Durif Day Date in the current year: June 10, 2024

Durif Day Durif Day is celebrated by wine lovers around the world on June 10 every year. It was created by Australian winemakers to raise awareness of a lesser-known grape variety that is sometimes referred to as the “best unknown wine in Australia”.

Durif, also known as Petite Sirah (“small Syrah”), is a red wipe grape variety native to southern France. It was created in the 1860s by French botanist François Durif who grew Syrah and Peloursin grapes at his home in Tullins. At some point, Syrah pollen pollinated Peloursin flowers, and Durif eventually discovered that his nursery had a new grape variety. It was identified and named by ampelographer Victor Pulliat in 1868.

Californian growers began planting Durif in the 1880s, and pioneering Australian viticulturist Francois de Castella first planted Durif in Australia in 1908. Today, Australia and California are the world’s largest producers of Durif; the majority of Durif wines produced in California are labeled as Petit Sirah. The grape is also grown in Argentina, Brazil, Chile, France, Israel, and Mexico. Ironically, Durif came from Europe, but there is hardly any Durif left on its native continent.

Durif produces dark and intense red wines with very high tannins, high alcohol, and relatively high acidity. Durif wines have a great aging potential that can exceed 20 years in the bottle. Due to its high tannin levels, Durif can be decanted for 2 to 4 hours.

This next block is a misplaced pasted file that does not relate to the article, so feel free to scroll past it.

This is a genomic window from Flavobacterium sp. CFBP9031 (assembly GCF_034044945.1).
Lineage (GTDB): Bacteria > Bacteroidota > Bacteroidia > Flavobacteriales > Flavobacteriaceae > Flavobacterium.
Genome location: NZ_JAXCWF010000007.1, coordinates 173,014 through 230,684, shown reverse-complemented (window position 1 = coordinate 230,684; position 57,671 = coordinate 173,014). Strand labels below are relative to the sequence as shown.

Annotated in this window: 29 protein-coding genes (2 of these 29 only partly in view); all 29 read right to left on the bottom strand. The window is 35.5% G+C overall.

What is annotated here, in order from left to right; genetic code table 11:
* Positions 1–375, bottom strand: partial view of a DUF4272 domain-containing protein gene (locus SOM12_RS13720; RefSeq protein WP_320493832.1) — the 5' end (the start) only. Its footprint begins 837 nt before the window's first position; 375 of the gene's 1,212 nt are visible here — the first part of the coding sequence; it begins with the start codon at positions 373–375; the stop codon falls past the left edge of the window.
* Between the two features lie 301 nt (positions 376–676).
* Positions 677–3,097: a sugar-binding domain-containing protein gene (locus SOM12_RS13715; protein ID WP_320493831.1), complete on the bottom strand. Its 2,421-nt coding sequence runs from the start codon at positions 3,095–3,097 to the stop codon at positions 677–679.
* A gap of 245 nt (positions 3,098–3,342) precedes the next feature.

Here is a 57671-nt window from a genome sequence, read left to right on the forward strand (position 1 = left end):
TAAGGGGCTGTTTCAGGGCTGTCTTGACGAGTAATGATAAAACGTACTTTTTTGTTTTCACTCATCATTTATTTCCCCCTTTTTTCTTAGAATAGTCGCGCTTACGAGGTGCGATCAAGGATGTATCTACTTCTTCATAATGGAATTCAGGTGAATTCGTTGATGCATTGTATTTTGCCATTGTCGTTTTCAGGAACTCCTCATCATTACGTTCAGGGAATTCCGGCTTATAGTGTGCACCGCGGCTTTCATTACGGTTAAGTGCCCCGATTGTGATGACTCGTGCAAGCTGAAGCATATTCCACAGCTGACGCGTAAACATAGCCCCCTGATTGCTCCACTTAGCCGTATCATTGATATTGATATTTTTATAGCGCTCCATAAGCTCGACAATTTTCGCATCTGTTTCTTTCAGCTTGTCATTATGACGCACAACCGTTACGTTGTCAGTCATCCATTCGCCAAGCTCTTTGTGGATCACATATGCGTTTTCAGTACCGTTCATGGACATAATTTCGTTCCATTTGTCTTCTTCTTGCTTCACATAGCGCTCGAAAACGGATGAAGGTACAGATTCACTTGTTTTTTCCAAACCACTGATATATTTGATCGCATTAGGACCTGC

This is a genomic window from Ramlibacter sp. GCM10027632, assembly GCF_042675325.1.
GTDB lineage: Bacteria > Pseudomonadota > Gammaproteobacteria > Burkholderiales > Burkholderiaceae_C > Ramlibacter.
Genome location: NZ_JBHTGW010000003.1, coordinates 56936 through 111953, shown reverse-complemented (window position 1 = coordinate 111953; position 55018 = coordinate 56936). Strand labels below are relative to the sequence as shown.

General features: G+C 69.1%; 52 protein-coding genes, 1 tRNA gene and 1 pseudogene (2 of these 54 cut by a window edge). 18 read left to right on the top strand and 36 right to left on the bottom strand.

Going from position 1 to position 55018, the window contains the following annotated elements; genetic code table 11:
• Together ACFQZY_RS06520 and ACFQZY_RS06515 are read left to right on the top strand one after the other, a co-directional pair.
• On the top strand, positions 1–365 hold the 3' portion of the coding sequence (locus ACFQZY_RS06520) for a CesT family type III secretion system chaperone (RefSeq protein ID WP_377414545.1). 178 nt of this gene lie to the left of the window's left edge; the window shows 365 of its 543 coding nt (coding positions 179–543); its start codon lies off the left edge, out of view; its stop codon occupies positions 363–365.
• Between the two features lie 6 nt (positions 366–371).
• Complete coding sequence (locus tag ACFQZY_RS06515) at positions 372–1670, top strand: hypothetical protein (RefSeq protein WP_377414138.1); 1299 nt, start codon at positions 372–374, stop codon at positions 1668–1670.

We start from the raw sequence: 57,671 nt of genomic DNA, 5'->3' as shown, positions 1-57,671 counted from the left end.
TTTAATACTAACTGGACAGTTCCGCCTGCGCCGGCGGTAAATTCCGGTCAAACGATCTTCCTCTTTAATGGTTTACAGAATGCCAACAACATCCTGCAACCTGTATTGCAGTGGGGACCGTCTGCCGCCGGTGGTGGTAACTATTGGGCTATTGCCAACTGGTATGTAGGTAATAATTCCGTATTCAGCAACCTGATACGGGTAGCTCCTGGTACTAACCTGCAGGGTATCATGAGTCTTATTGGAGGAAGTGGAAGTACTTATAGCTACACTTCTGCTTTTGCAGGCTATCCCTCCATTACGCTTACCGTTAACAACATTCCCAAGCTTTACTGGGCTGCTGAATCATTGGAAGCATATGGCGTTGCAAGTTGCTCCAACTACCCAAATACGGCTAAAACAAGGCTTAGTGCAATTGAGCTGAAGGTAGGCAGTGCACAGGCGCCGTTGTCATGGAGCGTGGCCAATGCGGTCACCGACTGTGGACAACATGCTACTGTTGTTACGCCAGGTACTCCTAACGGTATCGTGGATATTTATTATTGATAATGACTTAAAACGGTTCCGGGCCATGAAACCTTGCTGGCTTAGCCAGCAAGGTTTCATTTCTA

The dominant flavors of Durif varietals are plum, blackberry, black cherry, dark chocolate, black tea, and black pepper. Durif is somewhat similar to Shiraz, which is not surprising since Syrah/Shiraz is one of its parents, and the two grape varieties blend well together.

Durif pairs well with rich and fatty foods that are able to match its full body and tannic profile. You can serve this wine with red meats (beef, lamb, game), meat pies and casseroles, stews, full-flavored, mature cheeses such as goat cheese, aged Gouda and blue cheeses (Gorgonzola, Roquefort, Stilton, etc.), and some vegetable dishes (sautéed mushrooms, caramelized onions, grilled eggplants, stuffed peppers). Durif also pairs well with spicy dishes, but you should avoid anything too spicy or too salty.

Durif Day was created by the Riverina Winemakers Association, a professional association that unites winemakers of the Riverina wine region in New South Wales, which produces more than half of the grapes in New South Wales and a quarter of Australian wine. Durif is the sixth largest grape variety grown in Australia, and three-quarters of it are grown in the Riverina, where many wineries produce a regional style of Durif. They established Durif Day to celebrate and promote this amazing wine.

The best way to celebrate Durif Day is, of course, to buy a bottle of Durif and enjoy a glass or two or gift it to someone you love. If you happen to live in (or be able to) travel to a country that produces Durif, take a trip to a vineyard to see how the wine is made and attend a wine tasting. And don’t forget to spread the word about the holiday on social media with the hashtag #DurifDay.

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Durif Day, wine days, wine holidays, Durif, Australian wines